China’s policies towards ethnic minority populations have failed to foster trust and need to be reviewed, exiled Tibetan spiritual leader the Dalai Lama said last week in Geneva, while attending a dialogue between Tibetans and Chinese.

“After 60 years, their policies basically failed to … bring trust,” the Dalai Lama told journalists in Geneva, adding that the time has come to carry out a “scientific review of the policies”. (AFP, August 6). “Beijing has not changed its attitude towards Tibet in the wake of last year’s unrest in Tibet and this year’s riots in Xinjiang.”

The Tibetan Prime Minister Samdhong Rinpoche also addressed the conference, which was organized jointly by the International Fellowship of Reconciliation and the Swiss-Tibetan Friendship Association.

The final document of the conference is below:

I. Fundamental Values and Principles

The universal values established by the Universal Declaration of Human Rights, which include freedom, democracy, rule of law, human rights, equality and coexistence of multiple cultures, are the fundamental spiritual values and principles that the conference has followed.

II. The Origin and Nature of the Tibetan Issue
  1. The root cause of the Tibetan issue is not a conflict between the Chinese people and the Tibetan people, but rather the autocratic rule of the People’s Republic of China in Tibet and its cultural genocide in Tibet.
  2. The Beijing government’s claim that ‘Tibet has always been a part of China’ is factually incorrect.
  3. Tibetan culture, religion, language and way of life are on the verge of extinction.
  4. The Tibetan people have been deprived of their fundamental human rights including the rights to national self-determination, political participation and religious belief.
  5. The official media of the Chinese government distorts the nature of the Tibetan issue and incites confrontation between the two peoples.
III. Ways Towards Resolving the Tibetan Issue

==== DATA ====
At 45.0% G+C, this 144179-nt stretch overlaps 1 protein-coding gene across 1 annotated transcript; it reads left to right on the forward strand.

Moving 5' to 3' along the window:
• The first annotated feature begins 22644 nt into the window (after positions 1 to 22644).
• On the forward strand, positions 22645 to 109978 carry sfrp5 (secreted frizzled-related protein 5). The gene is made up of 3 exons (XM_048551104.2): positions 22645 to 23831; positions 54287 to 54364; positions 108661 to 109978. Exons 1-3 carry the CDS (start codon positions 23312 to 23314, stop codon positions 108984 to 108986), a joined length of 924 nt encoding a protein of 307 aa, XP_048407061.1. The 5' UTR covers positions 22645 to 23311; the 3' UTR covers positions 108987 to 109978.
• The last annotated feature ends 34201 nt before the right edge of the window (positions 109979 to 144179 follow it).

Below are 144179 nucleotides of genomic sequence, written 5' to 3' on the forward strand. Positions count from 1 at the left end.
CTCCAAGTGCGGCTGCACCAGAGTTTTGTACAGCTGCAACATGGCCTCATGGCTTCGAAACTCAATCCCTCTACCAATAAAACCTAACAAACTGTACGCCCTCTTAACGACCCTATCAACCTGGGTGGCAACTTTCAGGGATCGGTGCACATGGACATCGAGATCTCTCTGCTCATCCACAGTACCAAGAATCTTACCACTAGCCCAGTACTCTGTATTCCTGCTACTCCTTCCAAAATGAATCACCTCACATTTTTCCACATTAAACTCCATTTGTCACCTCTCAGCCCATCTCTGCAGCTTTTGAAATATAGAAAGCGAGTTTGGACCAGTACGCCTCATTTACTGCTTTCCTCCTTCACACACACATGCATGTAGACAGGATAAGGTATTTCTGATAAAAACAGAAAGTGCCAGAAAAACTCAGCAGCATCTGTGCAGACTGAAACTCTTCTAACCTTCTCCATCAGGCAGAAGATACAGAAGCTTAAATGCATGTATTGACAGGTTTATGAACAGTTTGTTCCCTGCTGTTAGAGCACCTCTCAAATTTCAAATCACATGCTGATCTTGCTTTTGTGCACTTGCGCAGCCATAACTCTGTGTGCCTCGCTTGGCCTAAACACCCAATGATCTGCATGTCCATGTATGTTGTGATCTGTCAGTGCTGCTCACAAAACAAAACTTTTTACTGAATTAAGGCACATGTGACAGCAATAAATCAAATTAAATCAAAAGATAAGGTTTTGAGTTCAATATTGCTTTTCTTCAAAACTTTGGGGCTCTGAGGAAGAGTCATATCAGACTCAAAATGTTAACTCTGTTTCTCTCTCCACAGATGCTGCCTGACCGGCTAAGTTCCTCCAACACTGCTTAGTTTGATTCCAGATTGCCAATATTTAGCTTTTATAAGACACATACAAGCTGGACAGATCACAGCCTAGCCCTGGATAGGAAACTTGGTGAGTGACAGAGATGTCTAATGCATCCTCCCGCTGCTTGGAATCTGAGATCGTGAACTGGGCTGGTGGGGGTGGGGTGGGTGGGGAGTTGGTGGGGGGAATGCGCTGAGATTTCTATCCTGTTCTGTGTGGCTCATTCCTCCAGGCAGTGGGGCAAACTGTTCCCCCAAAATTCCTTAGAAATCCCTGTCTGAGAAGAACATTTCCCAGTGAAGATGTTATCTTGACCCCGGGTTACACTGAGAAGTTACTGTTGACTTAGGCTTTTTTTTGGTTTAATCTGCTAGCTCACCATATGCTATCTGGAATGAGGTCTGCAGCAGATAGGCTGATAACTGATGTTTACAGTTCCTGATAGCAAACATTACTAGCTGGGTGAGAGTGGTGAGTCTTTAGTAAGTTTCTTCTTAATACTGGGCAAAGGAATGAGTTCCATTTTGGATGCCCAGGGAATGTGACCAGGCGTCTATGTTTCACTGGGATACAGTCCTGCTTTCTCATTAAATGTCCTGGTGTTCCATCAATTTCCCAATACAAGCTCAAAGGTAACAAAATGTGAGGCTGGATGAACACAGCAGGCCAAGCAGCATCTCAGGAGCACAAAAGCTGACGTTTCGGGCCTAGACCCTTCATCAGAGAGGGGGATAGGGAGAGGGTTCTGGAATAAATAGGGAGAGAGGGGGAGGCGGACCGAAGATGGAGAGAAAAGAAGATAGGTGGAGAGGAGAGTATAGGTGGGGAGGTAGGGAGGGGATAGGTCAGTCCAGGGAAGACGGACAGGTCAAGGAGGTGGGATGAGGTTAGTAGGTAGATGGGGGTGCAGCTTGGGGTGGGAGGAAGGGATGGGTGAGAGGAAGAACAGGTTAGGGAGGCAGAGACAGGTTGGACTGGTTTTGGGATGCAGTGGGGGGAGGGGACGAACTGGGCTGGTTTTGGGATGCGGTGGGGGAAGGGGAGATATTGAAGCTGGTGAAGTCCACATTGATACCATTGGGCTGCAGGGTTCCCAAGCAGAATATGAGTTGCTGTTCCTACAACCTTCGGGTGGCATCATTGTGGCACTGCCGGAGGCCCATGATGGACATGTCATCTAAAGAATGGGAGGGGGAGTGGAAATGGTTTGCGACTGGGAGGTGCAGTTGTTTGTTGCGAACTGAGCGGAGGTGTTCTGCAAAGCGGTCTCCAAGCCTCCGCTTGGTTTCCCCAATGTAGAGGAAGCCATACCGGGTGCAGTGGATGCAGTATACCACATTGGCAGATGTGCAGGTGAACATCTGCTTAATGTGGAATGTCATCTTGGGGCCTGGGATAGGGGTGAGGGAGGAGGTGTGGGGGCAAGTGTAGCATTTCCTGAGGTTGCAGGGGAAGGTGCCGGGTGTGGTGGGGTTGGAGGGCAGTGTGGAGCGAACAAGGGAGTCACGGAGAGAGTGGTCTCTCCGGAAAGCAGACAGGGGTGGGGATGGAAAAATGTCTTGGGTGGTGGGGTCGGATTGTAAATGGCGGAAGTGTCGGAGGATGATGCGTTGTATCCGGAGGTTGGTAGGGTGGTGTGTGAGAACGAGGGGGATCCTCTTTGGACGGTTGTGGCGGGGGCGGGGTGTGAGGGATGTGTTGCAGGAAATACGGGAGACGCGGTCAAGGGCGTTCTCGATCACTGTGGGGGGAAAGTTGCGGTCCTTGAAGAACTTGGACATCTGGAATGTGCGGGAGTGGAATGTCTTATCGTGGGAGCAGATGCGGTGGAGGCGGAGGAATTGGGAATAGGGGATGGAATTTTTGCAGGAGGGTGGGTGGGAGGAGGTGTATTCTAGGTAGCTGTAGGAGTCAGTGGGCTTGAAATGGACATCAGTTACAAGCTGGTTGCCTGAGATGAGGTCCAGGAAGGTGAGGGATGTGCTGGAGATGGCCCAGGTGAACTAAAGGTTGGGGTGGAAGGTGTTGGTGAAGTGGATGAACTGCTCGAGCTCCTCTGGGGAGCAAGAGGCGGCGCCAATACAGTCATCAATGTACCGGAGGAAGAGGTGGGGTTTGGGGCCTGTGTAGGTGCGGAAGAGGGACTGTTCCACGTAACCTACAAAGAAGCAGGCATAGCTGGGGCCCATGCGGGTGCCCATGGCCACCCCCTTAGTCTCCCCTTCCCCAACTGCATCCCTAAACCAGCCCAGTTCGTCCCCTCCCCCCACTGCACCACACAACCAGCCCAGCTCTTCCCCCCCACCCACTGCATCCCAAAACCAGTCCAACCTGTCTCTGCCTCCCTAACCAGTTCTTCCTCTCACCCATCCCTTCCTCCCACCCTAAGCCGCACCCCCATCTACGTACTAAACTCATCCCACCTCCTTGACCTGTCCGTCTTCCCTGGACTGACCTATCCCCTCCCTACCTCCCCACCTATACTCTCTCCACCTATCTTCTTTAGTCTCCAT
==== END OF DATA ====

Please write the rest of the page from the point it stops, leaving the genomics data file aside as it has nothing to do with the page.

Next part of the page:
1. Respect the fundamental human rights of the Tibetan people, including the right to political participation and the right of religious freedom and belief.
  2. The resolution of the Tibetan issue is closely related to the democratization of China.
  3. The Chinese people should engage in a critical reflection on Han chauvinism and fully respect Tibetan culture and way of life.
  4. The Chinese government must comply with the principle of the rule of law.
  5. The undeniable right of His Holiness the Dalai Lama to return to his homeland must be respected.
IV. Recommendations to the Tibetan Government in Exile
  1. To establish Sino-Tibetan friendship associations, Sino-Tibetan forums and civil society organizations across the world in order to promote cultural exchange and emotional ties between the two peoples.
  2. To establish a research institute for Chinese and Tibetan scholars to promote the study of Tibetan history and culture for the purpose of recovering historical facts.
  3. To adopt measures to counteract the blockage of information on His Holiness the Dalai Lama and the monopoly on Tibetan issues by the Chinese regime, which would facilitate access to independent information for the Chinese people and the international community.
  4. To create favorable conditions for His Holiness the Dalai Lama to promote his values to the Chinese community as a contribution to the renewal of spiritual values amongst the Chinese people.

The common wish of this Sino-Tibetan conference is for the Tibetan people to regain freedom and to prevent the extinction of Tibetan culture. We share a fundamental belief: freedom is the highest value; Tibetan culture is a precious treasure among the many cultures of humanity. Without freedom for Tibet, there will be no freedom for China. The extinction of Tibetan culture would not only be a tragedy for the Tibetan people, but would be a disgrace for the Chinese people and an irreplaceable loss for the whole of humanity.

Participants of the Geneva Sino-Tibetan Conference 8 August 2009

A full documentation of the conference is available at:

[1] This document has been translated into English from the Chinese original. In case of any discrepancies, the Chinese original is the final and authoritative document.